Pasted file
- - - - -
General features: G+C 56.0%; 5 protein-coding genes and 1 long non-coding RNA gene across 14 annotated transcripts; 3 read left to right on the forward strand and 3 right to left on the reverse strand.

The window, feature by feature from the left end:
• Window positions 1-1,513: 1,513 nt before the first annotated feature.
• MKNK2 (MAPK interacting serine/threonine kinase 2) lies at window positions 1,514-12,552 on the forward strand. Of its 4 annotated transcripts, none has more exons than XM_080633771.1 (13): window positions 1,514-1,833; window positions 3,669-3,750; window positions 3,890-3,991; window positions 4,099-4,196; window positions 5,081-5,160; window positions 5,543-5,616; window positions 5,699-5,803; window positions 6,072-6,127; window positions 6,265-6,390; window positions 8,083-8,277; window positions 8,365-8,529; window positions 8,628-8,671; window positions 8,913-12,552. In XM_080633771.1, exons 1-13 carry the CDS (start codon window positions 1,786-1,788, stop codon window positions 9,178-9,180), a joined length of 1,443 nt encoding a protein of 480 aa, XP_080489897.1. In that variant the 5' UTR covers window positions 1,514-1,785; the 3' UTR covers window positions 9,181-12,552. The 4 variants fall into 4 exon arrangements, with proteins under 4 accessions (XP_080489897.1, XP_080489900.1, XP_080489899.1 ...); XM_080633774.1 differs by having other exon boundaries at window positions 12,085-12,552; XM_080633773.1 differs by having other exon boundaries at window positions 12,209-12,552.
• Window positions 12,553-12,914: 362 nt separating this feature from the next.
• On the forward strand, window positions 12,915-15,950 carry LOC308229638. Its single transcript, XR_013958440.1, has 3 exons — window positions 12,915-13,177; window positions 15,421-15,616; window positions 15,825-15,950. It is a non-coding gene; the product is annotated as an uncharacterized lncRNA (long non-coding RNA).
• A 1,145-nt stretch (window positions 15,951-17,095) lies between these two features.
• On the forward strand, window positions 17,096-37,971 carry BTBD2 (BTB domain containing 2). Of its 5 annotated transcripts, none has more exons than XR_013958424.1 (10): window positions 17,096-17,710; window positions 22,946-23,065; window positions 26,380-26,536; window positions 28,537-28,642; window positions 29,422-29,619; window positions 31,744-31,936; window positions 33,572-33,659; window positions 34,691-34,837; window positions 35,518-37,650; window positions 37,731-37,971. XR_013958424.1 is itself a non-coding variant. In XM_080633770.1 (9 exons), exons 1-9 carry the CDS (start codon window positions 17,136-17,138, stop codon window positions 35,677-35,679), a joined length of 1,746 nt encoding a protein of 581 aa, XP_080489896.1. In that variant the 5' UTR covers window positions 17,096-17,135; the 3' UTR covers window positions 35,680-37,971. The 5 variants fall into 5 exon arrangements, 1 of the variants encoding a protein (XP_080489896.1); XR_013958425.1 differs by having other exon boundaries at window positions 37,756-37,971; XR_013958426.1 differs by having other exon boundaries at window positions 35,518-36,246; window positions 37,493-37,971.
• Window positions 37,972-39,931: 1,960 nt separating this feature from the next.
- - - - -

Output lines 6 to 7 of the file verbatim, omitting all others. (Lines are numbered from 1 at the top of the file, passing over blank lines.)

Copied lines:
• On the forward strand, window positions 12,915-15,950 carry LOC308229638. Its single transcript, XR_013958440.1, has 3 exons — window positions 12,915-13,177; window positions 15,421-15,616; window positions 15,825-15,950. It is a non-coding gene; the product is annotated as an uncharacterized lncRNA (long non-coding RNA).
• A 1,145-nt stretch (window positions 15,951-17,095) lies between these two features.